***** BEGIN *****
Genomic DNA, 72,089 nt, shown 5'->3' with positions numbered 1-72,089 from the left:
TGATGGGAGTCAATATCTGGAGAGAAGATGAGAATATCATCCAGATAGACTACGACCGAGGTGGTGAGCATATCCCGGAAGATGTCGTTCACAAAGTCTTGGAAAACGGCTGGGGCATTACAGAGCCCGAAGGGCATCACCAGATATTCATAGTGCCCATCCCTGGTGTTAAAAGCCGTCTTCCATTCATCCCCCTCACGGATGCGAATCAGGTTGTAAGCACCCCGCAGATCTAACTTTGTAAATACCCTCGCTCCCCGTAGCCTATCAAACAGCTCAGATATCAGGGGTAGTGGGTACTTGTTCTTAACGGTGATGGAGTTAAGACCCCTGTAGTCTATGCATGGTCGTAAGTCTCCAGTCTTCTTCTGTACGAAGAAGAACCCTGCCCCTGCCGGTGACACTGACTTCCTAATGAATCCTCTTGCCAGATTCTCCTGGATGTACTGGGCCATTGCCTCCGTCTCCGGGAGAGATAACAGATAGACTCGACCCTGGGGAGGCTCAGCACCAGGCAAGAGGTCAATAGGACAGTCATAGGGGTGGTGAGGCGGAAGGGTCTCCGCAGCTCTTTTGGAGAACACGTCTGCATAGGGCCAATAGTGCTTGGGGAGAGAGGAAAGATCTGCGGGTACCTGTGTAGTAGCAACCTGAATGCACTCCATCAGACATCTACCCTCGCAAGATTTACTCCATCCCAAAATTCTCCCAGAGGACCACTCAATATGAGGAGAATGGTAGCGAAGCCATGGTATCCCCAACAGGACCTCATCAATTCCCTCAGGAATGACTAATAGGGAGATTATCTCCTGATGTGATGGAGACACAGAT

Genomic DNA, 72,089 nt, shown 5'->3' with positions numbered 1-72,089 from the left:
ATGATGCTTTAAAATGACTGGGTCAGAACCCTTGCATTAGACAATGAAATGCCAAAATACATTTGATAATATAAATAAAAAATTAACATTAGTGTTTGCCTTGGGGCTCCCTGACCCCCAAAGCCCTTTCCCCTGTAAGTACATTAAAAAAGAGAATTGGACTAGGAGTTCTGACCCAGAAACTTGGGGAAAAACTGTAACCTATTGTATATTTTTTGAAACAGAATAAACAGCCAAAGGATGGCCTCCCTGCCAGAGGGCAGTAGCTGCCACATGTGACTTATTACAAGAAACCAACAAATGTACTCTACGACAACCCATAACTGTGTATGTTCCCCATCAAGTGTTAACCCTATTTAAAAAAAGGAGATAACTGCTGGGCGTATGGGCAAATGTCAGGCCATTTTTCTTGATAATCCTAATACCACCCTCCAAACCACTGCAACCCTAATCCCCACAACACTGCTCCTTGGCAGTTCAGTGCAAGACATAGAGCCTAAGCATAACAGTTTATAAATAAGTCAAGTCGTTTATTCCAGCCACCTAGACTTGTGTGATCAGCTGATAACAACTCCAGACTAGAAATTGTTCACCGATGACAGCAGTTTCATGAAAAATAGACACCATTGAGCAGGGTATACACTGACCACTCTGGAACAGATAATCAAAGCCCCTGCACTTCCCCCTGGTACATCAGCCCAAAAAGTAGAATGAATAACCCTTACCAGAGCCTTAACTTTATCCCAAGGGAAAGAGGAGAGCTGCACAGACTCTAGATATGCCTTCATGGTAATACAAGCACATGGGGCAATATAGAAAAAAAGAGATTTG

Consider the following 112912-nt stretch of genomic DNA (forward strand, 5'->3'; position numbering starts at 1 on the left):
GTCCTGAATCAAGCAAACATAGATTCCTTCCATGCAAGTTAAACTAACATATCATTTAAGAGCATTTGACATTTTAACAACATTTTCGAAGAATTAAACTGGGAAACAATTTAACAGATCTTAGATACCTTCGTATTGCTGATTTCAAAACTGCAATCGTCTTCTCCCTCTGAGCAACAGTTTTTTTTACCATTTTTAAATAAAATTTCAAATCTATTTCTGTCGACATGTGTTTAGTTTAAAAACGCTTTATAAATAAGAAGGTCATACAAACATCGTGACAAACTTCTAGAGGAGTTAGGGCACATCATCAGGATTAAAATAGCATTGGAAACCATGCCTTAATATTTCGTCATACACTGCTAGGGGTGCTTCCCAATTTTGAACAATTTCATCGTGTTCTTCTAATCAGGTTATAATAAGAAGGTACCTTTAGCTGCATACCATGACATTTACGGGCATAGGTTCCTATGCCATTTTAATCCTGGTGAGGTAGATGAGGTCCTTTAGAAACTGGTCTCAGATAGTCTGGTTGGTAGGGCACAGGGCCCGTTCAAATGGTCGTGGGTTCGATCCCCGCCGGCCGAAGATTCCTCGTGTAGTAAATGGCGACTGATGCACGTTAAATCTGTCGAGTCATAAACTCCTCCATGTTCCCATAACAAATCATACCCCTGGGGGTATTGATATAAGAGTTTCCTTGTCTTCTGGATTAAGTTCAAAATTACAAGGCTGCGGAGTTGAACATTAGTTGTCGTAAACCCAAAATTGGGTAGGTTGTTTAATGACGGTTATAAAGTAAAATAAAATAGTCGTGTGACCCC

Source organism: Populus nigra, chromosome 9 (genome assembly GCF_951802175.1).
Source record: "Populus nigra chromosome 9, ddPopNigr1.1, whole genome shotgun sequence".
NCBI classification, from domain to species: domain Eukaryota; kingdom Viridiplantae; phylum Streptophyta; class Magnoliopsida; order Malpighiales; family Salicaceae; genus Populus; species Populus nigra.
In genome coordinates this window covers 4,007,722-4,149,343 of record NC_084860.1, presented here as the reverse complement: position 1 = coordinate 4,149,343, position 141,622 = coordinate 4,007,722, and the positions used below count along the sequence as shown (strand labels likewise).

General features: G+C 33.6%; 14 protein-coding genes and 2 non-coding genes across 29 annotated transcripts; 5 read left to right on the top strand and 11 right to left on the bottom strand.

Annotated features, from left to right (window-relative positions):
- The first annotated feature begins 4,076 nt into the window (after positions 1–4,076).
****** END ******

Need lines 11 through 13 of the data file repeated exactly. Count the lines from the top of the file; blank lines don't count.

General features: G+C 33.6%; 14 protein-coding genes and 2 non-coding genes across 29 annotated transcripts; 5 read left to right on the top strand and 11 right to left on the bottom strand.

Annotated features, from left to right (window-relative positions):
- The first annotated feature begins 4,076 nt into the window (after positions 1–4,076).